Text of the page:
The Celtic harvest and New Year festival Samhain was celebrated on 1st of November. Celts usually lived in Ireland, United Kingdom and northern areas of France. This festival marked the end of pleasant summers and the beginning of bitter cold. These people believed in evil spirits and witchcraft and thought that they get loose on earth and roam about on the night before the 1st November, in search of preys and victims. So, on the night of 31st October, they painted their faces and wore terrible costumes to frighten away these ghosts and witches, so that they would not harm them and their cattle and crops. The inexplicability of certain natural occurrences was what gave rise to most of their fears.
Traditionally, during the time of the Samhain festival, the Celtic peasants used to take stock of their supplies and slaughter livestock for winters. The ancient Celts held the belief that on the said night, which is now observed as Halloween, the boundary between the living and the dead was dissolved and the dead souls became dangerous for the living, by causing them sickness and damaging their crops. Hence, the Celts arranged for bonfires and slaughtered livestock, throwing their bones into the raging inferno, to do away with the evil spirits. In Scotland, the young impersonated the dead with masks, veiled or blackened faces and dressed in white.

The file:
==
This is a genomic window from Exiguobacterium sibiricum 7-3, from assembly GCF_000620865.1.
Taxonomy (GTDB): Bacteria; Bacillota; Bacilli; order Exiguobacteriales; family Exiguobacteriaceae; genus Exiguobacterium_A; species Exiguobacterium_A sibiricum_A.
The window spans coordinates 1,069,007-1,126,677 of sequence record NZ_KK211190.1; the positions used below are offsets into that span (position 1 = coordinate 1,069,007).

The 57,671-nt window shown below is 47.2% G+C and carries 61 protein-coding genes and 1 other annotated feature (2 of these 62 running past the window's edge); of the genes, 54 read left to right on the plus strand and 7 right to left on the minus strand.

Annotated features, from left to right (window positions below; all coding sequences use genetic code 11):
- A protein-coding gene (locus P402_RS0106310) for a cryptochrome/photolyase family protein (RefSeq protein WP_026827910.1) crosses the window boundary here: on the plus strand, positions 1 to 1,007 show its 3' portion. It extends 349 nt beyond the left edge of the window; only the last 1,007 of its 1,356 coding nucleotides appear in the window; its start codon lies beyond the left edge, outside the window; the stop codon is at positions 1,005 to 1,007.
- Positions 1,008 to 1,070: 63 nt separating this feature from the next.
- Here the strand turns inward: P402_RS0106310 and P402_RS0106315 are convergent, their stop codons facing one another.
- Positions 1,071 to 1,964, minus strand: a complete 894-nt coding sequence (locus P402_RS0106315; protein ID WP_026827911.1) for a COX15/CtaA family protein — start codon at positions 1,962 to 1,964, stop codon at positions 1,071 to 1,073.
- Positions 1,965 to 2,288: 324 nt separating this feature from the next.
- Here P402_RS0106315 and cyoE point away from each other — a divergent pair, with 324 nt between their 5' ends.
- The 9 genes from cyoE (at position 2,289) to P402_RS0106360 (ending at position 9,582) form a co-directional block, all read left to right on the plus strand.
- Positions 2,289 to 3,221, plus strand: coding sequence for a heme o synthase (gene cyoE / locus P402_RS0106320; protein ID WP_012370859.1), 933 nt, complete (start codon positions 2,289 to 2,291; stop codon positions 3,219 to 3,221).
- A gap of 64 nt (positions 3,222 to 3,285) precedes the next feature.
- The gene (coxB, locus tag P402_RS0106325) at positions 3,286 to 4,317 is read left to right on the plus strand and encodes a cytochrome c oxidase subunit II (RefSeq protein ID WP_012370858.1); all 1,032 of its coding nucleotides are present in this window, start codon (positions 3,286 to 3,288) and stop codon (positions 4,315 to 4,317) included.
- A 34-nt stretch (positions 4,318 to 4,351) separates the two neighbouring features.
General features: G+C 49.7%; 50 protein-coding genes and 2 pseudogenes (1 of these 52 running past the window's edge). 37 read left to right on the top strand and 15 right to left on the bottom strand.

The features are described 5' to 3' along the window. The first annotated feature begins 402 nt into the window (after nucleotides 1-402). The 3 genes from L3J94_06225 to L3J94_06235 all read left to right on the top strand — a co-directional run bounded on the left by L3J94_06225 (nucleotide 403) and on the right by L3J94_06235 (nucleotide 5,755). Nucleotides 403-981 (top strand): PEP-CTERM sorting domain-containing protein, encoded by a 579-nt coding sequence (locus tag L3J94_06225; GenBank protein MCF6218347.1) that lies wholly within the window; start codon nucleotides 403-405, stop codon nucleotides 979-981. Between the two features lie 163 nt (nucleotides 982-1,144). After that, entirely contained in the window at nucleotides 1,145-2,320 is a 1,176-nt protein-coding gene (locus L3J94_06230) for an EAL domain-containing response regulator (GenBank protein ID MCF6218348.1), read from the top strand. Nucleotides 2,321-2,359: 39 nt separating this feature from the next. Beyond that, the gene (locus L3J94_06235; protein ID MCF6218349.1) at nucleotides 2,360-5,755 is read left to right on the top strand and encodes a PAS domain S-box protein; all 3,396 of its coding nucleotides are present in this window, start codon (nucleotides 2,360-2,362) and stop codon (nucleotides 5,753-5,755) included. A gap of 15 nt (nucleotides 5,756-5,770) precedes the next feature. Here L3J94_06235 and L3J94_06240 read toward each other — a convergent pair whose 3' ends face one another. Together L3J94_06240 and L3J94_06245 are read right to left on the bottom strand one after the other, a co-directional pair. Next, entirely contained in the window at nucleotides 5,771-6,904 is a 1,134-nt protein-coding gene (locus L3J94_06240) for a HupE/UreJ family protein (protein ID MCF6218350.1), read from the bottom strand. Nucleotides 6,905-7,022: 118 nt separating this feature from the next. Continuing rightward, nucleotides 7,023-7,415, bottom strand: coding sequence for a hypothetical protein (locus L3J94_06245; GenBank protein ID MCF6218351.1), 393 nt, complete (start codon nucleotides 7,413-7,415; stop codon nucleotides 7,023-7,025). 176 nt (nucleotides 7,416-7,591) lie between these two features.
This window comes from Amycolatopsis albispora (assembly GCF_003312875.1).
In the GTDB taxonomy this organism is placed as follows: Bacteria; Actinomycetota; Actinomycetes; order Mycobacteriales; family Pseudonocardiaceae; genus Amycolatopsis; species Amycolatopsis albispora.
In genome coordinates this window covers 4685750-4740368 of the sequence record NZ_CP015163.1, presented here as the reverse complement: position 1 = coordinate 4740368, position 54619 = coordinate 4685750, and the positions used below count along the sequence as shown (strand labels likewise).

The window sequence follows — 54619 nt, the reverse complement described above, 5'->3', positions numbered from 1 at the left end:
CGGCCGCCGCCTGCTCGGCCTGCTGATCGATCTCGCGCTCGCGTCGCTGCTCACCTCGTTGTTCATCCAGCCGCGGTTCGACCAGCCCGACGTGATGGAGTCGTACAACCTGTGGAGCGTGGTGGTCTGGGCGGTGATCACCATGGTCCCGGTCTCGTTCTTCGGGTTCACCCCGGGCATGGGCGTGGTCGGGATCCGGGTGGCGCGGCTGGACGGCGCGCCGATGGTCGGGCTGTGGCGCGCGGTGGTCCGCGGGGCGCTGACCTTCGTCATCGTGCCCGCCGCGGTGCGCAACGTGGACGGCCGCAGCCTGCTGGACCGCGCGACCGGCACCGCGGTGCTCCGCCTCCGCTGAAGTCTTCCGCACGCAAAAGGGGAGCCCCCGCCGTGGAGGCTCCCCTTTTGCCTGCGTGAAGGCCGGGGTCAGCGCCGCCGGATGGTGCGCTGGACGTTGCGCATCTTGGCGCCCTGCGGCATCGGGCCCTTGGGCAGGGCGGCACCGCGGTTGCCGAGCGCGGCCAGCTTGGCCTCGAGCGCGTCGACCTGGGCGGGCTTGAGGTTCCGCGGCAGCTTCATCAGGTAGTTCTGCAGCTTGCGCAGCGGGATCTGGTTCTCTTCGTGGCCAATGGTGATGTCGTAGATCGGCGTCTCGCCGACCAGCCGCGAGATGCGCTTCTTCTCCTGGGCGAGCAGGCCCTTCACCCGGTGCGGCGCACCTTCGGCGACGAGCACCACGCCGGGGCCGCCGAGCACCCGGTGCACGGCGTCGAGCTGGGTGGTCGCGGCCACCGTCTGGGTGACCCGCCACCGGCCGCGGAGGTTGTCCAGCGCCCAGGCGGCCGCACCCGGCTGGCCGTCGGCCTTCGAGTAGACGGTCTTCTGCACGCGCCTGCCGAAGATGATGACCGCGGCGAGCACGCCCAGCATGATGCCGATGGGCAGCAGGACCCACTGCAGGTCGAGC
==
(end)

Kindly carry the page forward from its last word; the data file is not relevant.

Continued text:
Initially, Celts used to place a skeleton on their windows on the night before Samhain, to represent the departed soul. They also used the head of a vegetable to frighten off evil, as they believed head to be the most powerful part of the entire body, possessing the spirit as well as knowledge. By 43 AD, Romans took hold of the Celtic territory. When brought together, the social interaction between the two societies and the cultural and traditional influence of the each society over the other resulted in the amalgamation of Samhain, the harvest festival mentioned above, and two Roman festivals - one to please Pomona, Goddess of fruits and trees and other Feralia, to commemorate the passing of the dead.
It is the festival associated with Pomona Goddess that gave rise to the custom of 'bobbing' apples on Halloween. Though, Christians tried to celebrate 1st November as the peaceful and serene All Saints' Day, but soon the festivities of Samhain caught favor among the Christian youths and Halloween became the day of big bonfires, grand parades, costumes, trick-or-treating, Jack-o'lanterns and carved pumpkin décor. The two main colors that have been traditionally associated with Halloween are orange and black, which continue to be used today as well. As for the Halloween costumes, they are usually those of monsters, ghosts, witches and devils, depicting traditional horror.